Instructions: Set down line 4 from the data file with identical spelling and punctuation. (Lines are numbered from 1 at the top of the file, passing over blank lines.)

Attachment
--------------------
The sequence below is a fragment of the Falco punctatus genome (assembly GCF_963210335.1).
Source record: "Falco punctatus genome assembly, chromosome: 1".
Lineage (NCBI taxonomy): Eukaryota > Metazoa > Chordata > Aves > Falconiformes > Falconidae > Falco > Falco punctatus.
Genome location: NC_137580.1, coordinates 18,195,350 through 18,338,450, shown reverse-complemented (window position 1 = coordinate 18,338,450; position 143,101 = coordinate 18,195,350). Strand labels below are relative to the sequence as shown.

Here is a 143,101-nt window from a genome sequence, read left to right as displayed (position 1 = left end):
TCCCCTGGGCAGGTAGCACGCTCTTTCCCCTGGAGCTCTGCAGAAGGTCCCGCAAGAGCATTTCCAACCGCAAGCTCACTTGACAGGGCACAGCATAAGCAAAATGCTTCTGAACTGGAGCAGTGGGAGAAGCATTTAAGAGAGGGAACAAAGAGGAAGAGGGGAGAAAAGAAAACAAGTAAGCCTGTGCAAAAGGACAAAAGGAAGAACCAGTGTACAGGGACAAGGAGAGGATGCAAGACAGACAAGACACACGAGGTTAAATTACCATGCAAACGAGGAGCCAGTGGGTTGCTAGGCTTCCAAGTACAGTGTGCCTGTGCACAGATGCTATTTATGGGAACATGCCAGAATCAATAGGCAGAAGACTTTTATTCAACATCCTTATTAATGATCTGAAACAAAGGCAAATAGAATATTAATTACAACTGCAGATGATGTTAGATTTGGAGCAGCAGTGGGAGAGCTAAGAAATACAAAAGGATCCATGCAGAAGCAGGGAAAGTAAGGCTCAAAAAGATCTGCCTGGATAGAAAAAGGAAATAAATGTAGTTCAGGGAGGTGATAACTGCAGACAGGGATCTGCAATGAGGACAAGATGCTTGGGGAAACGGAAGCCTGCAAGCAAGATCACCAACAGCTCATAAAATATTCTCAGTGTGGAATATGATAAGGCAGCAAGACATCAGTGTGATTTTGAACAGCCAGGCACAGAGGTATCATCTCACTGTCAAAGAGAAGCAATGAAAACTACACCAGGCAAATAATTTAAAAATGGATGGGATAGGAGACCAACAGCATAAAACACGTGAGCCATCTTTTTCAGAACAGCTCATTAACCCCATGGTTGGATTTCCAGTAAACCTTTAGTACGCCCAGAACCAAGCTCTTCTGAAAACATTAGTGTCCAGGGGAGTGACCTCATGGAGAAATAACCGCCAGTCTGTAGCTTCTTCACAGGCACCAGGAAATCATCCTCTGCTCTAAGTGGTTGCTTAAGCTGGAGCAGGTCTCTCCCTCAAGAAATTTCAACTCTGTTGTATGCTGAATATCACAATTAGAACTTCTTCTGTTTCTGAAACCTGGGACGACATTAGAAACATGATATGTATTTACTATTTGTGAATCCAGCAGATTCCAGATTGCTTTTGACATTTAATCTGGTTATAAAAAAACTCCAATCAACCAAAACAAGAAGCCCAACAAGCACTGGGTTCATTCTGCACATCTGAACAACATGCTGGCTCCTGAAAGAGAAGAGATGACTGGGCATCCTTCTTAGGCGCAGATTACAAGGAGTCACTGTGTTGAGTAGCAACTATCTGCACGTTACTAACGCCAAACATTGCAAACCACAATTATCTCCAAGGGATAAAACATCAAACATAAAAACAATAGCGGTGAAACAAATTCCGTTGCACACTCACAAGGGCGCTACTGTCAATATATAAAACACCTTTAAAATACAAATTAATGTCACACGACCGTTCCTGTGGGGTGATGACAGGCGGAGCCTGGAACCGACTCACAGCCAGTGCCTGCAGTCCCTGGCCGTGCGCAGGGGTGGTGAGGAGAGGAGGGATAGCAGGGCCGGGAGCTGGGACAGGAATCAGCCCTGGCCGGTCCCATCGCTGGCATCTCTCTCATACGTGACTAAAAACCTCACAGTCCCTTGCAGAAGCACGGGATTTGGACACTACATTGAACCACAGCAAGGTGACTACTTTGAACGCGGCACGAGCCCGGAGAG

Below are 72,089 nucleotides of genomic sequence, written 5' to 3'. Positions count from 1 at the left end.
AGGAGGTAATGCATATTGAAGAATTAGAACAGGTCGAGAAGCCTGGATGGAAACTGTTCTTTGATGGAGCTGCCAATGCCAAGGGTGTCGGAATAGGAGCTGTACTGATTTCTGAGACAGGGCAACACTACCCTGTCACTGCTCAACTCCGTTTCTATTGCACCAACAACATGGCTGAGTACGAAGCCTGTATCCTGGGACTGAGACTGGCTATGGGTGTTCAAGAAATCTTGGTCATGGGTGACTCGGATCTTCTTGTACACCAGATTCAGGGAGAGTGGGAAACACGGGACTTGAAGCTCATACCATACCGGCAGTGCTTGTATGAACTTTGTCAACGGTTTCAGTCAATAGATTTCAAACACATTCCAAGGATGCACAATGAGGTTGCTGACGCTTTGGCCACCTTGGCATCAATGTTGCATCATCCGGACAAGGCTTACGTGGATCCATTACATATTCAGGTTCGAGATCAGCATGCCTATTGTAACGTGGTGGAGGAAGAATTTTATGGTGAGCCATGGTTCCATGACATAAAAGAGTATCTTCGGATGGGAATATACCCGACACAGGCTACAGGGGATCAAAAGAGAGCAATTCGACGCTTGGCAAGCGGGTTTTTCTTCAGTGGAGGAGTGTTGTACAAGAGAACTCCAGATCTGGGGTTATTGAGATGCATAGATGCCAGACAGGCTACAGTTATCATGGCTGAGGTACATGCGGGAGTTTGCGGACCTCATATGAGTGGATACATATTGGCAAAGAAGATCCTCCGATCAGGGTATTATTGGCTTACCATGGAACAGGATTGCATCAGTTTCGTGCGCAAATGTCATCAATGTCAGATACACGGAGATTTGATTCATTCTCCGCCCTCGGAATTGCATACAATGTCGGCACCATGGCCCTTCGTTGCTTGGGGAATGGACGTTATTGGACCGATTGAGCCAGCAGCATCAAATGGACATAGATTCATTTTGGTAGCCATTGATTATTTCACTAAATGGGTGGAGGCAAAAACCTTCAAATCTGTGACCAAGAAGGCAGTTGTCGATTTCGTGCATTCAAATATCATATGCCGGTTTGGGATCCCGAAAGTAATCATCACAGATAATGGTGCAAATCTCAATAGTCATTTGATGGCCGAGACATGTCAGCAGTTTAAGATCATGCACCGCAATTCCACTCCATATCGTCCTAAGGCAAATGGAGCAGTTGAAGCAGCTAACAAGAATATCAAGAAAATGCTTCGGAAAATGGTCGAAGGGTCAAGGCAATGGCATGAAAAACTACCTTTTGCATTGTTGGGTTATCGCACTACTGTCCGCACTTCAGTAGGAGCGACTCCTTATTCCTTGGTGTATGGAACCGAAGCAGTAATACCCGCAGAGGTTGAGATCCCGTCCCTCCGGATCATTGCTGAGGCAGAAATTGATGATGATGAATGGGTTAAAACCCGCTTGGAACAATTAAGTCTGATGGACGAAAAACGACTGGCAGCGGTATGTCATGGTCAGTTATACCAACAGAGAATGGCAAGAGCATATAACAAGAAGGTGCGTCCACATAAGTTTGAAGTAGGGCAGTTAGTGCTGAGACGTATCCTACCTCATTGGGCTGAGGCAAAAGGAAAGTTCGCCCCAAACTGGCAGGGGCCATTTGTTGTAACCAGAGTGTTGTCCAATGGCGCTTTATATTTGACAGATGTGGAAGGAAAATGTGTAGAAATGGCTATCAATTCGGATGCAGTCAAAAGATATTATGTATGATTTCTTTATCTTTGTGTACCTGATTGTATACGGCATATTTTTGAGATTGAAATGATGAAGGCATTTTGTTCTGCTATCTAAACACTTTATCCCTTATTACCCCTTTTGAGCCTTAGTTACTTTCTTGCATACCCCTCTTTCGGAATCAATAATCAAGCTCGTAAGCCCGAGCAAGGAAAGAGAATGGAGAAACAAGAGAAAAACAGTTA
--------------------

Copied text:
Genome location: NC_137580.1, coordinates 18,195,350 through 18,338,450, shown reverse-complemented (window position 1 = coordinate 18,338,450; position 143,101 = coordinate 18,195,350). Strand labels below are relative to the sequence as shown.